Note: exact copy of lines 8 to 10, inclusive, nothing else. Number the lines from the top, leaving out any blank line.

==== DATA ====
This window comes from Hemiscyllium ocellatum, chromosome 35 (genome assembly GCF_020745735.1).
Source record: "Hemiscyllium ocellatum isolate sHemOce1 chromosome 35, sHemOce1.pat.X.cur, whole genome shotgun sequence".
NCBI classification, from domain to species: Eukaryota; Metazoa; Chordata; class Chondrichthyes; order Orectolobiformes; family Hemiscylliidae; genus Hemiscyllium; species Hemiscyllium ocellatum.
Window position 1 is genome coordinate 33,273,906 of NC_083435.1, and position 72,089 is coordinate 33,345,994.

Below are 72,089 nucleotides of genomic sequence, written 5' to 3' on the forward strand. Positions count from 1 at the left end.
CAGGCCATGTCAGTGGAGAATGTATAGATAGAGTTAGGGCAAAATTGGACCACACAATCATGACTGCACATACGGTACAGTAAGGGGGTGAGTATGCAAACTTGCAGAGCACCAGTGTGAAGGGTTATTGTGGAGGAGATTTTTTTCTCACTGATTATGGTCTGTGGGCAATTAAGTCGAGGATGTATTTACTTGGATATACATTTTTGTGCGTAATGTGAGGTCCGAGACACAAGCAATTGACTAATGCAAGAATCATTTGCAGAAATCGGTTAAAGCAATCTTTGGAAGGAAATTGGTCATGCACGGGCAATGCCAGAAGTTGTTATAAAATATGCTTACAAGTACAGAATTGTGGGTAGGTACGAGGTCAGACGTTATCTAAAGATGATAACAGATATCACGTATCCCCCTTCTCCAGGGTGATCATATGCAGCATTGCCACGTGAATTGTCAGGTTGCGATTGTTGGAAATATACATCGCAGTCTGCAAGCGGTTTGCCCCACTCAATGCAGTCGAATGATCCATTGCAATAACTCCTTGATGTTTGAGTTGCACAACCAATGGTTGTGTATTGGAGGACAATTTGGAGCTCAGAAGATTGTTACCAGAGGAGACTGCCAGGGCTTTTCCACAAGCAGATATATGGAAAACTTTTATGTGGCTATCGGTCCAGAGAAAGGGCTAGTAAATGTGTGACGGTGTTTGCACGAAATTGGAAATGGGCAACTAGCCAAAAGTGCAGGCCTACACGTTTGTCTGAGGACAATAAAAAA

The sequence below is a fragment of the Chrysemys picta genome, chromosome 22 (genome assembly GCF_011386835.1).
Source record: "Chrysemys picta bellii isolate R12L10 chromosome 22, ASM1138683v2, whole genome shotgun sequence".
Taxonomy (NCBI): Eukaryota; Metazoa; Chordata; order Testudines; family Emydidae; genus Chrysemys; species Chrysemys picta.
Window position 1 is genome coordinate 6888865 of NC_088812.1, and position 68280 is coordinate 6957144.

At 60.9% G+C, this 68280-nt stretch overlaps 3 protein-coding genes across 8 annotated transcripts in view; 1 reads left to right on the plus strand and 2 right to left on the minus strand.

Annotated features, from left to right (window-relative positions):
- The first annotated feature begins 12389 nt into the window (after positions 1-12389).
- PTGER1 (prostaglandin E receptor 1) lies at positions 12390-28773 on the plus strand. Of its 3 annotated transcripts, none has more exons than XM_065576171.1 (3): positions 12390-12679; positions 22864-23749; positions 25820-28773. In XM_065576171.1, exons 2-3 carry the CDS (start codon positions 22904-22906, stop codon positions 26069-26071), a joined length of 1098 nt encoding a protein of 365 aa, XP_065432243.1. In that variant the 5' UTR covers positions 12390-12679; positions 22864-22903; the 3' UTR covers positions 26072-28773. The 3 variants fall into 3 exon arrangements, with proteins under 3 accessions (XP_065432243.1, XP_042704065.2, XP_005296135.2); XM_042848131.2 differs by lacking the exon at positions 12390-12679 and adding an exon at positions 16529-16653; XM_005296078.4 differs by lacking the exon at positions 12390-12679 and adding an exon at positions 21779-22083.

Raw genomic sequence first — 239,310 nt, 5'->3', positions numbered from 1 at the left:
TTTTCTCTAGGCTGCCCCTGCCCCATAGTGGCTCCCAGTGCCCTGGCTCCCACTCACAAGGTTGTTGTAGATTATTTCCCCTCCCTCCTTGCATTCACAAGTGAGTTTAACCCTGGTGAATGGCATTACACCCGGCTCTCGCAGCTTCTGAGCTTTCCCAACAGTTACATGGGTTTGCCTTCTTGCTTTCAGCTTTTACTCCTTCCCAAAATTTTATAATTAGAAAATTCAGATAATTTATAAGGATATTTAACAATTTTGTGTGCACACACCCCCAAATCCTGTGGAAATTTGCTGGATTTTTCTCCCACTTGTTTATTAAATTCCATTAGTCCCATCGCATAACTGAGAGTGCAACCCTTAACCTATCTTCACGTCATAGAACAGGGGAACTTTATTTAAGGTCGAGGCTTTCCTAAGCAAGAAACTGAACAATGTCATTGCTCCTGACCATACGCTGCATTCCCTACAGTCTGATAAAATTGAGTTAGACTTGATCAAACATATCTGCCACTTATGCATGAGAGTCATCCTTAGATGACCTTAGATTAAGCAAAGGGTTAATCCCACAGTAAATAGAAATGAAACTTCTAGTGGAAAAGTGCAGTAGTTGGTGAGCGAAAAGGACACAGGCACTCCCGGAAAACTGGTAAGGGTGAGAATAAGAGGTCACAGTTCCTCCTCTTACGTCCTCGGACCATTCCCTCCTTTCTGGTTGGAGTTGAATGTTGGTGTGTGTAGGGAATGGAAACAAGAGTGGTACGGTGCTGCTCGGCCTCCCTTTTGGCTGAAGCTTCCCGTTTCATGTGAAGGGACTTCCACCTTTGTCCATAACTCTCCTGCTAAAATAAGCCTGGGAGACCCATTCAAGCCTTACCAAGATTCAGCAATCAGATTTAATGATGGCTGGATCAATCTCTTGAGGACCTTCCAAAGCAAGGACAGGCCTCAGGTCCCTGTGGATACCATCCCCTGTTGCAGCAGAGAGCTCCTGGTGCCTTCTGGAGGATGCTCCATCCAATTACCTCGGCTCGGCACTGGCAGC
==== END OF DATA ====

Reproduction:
Source record: "Chrysemys picta bellii isolate R12L10 chromosome 22, ASM1138683v2, whole genome shotgun sequence".
Taxonomy (NCBI): Eukaryota; Metazoa; Chordata; order Testudines; family Emydidae; genus Chrysemys; species Chrysemys picta.
Window position 1 is genome coordinate 6888865 of NC_088812.1, and position 68280 is coordinate 6957144.